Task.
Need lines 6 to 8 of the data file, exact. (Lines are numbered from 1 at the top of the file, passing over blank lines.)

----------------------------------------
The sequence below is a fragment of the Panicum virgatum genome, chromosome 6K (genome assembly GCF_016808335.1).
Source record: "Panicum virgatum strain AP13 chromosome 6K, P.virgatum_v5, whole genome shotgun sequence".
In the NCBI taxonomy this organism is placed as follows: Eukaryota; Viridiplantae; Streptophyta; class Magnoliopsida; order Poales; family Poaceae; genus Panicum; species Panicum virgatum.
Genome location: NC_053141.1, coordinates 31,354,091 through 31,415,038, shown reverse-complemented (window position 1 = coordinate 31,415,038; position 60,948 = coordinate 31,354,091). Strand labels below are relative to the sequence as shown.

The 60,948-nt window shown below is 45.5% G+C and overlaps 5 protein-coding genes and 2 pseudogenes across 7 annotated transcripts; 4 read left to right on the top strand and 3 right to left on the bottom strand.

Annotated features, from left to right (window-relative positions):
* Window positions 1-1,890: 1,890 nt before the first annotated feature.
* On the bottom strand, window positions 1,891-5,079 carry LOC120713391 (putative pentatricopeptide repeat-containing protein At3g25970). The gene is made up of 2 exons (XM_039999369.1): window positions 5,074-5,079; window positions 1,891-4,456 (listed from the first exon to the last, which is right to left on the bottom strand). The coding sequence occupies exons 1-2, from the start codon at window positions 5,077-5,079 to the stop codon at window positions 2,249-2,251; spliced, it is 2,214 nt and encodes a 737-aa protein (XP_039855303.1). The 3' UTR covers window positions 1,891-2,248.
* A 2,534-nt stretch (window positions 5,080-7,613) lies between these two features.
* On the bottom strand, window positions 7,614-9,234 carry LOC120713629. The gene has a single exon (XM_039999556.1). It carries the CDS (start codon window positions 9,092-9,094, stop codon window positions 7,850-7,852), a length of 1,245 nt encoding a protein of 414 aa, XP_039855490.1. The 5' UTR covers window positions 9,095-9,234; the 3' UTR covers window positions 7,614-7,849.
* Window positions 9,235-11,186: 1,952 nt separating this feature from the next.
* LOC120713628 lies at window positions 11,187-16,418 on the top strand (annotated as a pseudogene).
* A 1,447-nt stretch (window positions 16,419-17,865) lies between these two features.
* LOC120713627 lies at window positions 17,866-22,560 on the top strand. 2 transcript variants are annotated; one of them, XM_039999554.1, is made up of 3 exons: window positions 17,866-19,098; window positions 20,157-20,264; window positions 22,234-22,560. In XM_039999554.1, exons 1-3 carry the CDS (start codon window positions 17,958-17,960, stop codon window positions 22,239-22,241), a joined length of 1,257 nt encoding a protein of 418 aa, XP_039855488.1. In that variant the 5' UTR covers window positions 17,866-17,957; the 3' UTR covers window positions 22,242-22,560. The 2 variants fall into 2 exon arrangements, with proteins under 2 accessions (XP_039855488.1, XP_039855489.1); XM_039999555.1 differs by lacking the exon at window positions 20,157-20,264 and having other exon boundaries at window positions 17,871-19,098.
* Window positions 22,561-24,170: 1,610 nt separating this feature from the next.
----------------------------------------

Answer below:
Annotated features, from left to right (window-relative positions):
* Window positions 1-1,890: 1,890 nt before the first annotated feature.
* On the bottom strand, window positions 1,891-5,079 carry LOC120713391 (putative pentatricopeptide repeat-containing protein At3g25970). The gene is made up of 2 exons (XM_039999369.1): window positions 5,074-5,079; window positions 1,891-4,456 (listed from the first exon to the last, which is right to left on the bottom strand). The coding sequence occupies exons 1-2, from the start codon at window positions 5,077-5,079 to the stop codon at window positions 2,249-2,251; spliced, it is 2,214 nt and encodes a 737-aa protein (XP_039855303.1). The 3' UTR covers window positions 1,891-2,248.